Do you need Java?

Many of you heard about the warning to disable Java or uninstall it. This week I’ll try to sort out the situation for you.

What is Java, and why would I ever need it?

Java is a programming language and an enabling technology. Business applications, games, and display certain websites depend upon it. Something like 850 million computers (Windows, Mac, and Linux) and billions of other devices (smart phones, TV’s, Kindles and more) have Java on them. It works so well that most people don’t know they even have it until it stops working. A two-minute video explaining this is available here: http://medianetwork.oracle.com/video/player/1218969104001.

What is all the fuss about?

The Department of Homeland Security recommended that people uninstall or disable Java for safety reasons. With Java installed and enabled, hackers could use a flaw in the program to install malicious software on computers. The bulletin, since updated, is here: http://www.kb.cert.org/vuls/id/625617.

What should I do?

If you are worried about your computer being hacked, and you know or you think that you don’t need Java, go to Control Panel and uninstall all versions. If you later find that you need it for something you want to do, you can easily install it again.

But, since the DHS warning, Oracle, the makers of Java, have issued an update. This update makes it easier to enable and disable Java, either entirely or on a browser-specific basis. Whether or not you plan to disable Java, if you’re going to have it on your computer you should install the latest version. And you should uninstall all previous versions.

To get the new version, visit http://java.com and click on the big red button that says Free Java Download. When prompted, save the file. After the download is complete, close your browser! Then go to wherever you downloaded it and run the installer. It will take a few minutes. Decline all offers of toolbars and Google Chrome and other so-called security products, just install Java.

Now, you might want to take the DHS recommendation and disable Java in the browser. If so, go Control Panel | Programs | Java. Open it up and go to the Security tab. At the top you'll see where you can enable and disable. Be sure so click OK to save your changes.

That procedure will enable/disable Java in all browsers. If you want to enable/disable it in a specific browser, follow the instructions on this page: http://www.java.com/en/download/help/disable_browser.xml.

Anything else?

Yes. When Java asks you to let it update, LET IT UPDATE! Those are security updates, and they are there to protect us. Also, make sure you have uninstalled every version of Java prior to the most recent one. Here’s why: http://www.java.com/en/download/faq/remove_olderversions.xml. And here’s how: http://www.java.com/en/download/uninstall.jsp.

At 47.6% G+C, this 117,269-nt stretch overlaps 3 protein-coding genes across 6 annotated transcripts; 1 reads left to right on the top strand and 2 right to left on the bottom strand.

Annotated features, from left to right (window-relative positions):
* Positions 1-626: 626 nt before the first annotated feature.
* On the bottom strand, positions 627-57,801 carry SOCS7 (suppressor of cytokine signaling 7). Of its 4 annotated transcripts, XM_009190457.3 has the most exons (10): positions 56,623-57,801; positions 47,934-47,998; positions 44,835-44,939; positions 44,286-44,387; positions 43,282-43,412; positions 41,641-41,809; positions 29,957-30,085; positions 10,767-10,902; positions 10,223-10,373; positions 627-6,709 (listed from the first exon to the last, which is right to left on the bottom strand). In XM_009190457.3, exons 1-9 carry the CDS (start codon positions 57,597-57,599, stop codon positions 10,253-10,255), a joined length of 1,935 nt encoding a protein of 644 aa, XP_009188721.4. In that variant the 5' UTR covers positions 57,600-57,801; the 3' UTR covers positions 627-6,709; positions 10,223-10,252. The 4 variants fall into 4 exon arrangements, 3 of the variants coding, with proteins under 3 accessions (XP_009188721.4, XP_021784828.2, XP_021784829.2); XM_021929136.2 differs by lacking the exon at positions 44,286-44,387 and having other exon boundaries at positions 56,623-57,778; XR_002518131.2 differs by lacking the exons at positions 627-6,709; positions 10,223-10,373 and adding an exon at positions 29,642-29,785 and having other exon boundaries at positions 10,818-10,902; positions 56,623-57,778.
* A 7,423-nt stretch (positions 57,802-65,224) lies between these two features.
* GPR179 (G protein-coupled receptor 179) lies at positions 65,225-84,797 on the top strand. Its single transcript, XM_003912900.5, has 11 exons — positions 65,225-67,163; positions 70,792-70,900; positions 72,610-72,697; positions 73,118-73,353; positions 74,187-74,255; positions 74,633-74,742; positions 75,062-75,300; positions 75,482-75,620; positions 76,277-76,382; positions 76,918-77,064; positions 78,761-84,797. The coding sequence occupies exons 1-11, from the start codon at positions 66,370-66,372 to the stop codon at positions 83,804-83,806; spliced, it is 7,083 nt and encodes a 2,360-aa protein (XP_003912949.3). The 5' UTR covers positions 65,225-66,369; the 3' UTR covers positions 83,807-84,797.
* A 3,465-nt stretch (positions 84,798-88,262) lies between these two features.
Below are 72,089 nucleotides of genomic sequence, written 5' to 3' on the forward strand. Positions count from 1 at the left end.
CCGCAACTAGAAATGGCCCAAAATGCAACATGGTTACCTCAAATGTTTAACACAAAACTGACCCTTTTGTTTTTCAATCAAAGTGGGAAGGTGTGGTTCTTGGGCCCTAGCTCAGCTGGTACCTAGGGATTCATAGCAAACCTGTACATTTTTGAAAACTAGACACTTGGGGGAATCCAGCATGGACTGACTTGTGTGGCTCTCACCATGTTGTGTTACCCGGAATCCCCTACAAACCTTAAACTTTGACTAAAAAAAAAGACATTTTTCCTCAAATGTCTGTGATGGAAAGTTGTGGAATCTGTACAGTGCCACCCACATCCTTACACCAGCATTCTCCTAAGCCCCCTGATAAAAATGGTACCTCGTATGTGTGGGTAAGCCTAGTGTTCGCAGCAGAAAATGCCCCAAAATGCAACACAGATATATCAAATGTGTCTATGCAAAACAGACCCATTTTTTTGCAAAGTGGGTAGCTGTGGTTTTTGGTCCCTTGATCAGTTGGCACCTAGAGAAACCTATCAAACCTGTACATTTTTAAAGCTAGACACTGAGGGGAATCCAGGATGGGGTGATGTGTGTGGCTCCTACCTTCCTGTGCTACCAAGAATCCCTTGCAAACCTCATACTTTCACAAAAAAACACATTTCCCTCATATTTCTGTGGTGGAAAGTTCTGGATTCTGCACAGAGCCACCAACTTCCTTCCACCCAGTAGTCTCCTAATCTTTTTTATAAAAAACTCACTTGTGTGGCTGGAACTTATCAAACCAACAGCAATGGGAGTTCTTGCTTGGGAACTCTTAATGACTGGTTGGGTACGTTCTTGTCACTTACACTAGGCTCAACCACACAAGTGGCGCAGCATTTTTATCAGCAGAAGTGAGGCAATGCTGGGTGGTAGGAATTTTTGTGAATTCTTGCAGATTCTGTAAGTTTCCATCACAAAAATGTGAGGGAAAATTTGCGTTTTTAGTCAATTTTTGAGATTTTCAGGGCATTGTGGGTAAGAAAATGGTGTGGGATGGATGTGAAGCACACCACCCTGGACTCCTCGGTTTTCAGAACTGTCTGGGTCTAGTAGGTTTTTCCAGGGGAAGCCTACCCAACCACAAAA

Please also note that this exploit is not limited to dodgy websites. The code is such that a legitimate site can be infected just as easily, and visitors to an otherwise reputable site can be infected without even knowing it. Mac users need to beware as well, as this exploit can apparently affect OS X systems. This article: http://www.macrumors.com/2013/01/11/apple-blocks-java-7-on-os-x-to-address-widespread-security-threat/ claims that Apple is taking steps to disable Java on OS X systems. (Thanks and a tip of the hat to Technology/Life Integrator Mark Call for that.)

Finally, this does not apply to JavaScript, which is confusingly named, but completely and totally different.

Do you need help with your computer? I'm here to help you and your home or business computer get along!

Cate Eales runs Computer Care Kelowna (http://computercarekelowna.com/) a mobile service helping home users and businesses get along with their computers. To arrange an appointment phone her at 250-764-7043. Cate also welcomes your comments and suggestions. Send email to [email protected].

You can read previous columns here: http://rlis.com/column.htm . If you'd like to subscribe to this column by email, please visit this link: http://www.feedblitz.com/f/f.fbz?Sub=20618 . It's easy, and free. If you'd prefer the RSS Feed, click here: http://rlis.com/rlis.xml.

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About the Author

The Technology Shaman, Cate Eales, has been helping people make online computing safe, accessible, and fun for over 30 years.

Cate lives in Kelowna with her husband, Eric. She owns and operates Computer Care Kelowna, a mobile computer business providing on-site service for home and small business customers.

Cate is here to help you and your home or business computer get along.

E-mail Cate at [email protected] with comments, suggestions, or questions.

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